1968 Holden HK GTS 327 'Bathurst' Monaro Coupe (Project)
|Brakes||Discs / Drums|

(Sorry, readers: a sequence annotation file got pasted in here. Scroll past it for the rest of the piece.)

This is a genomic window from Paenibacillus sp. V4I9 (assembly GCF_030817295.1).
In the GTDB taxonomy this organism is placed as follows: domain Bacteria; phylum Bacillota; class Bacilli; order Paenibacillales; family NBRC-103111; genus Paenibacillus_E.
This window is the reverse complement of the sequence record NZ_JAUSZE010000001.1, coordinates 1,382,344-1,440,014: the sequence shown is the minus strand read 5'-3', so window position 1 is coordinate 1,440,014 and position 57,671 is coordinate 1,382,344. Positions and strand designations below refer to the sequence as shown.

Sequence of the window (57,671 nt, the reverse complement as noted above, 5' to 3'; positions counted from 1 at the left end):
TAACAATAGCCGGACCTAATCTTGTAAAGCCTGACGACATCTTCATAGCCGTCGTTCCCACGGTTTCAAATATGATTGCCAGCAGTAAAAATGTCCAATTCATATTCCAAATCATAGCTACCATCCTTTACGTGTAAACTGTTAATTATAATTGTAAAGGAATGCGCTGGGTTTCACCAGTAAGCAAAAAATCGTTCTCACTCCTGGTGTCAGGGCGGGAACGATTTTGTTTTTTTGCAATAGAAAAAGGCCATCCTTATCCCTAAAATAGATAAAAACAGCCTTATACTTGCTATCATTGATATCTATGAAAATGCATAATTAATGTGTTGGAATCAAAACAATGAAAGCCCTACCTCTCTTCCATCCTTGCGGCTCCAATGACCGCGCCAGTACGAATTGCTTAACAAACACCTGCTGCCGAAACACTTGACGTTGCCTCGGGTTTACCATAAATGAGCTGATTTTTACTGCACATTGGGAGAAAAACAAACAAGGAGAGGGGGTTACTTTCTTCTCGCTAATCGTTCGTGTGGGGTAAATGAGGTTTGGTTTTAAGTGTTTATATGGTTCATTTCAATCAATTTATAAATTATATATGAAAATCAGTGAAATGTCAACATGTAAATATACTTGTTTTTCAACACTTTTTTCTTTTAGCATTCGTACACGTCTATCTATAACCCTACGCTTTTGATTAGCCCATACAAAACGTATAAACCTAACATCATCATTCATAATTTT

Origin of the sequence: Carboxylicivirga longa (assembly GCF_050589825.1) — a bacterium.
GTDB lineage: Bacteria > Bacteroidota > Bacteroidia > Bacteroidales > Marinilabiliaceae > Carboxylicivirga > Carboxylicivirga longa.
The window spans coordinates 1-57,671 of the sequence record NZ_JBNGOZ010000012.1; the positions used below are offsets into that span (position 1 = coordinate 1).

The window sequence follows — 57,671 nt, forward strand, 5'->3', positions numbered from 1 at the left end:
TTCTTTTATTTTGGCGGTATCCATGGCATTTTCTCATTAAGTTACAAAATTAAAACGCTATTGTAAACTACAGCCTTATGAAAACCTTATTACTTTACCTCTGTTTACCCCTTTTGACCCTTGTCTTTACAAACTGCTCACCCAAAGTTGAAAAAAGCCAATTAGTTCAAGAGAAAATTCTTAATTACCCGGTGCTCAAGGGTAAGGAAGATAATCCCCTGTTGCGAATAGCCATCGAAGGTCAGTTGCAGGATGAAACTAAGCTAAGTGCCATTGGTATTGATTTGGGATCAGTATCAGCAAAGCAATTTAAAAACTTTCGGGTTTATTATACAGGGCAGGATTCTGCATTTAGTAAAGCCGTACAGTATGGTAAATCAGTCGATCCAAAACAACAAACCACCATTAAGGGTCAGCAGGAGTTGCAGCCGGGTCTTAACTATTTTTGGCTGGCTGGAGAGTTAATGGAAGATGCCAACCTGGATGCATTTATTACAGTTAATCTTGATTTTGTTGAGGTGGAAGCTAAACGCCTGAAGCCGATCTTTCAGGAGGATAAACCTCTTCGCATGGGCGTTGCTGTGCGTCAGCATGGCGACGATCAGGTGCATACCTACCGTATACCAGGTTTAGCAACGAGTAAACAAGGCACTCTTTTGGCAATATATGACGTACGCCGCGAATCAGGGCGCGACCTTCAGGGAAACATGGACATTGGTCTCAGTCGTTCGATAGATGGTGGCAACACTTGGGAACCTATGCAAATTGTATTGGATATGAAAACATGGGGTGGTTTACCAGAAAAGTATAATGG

With the advent of the all-new HK model, Holden introduced a two-door fastback version, badged the Monaro, to appeal to younger buyers influenced by the burgeoning muscle car trend in America and also to provide General Motors with a frontline weapon on the racetrack. The HK range had the option of two imported V8 engines sourced from Chevrolet, the 307-cid and 327-cid units, the latter being the same small-block unit used to power the Corvette - a tradition carried on by Holden until recently with the latest Monaro. With 250 horsepower at its disposal, the HK 327 needed a beefed-up transmission and Holden used the Saginaw close-ratio four-speed manual, along with a limited slip diff and power disc brakes up front. Various suspension components were homologated for racing, including stiffer springs and shock rates at the front, bigger stabiliser bars, four-leaf semi-elliptic springs and radius rods at the rear. Other changes included a 25-gallon long-range fuel tank. All Monaro 327s came with the GTS dress-up package that included unique offset stripes and interior enhancements like the console-mounted tacho. Bruce McPhee, driving a privateer entry, secured victory for Holden driving his HK Monaro 327 over the vaunted Falcon GTs, guaranteeing a place in history for the model. Recent sales of these early Monaros have been particularly strong and values of the 327-powered HK - as the first of the legendary Monaro V8s and with the Bathurst-winning heritage to boot - can only continue this upward trend.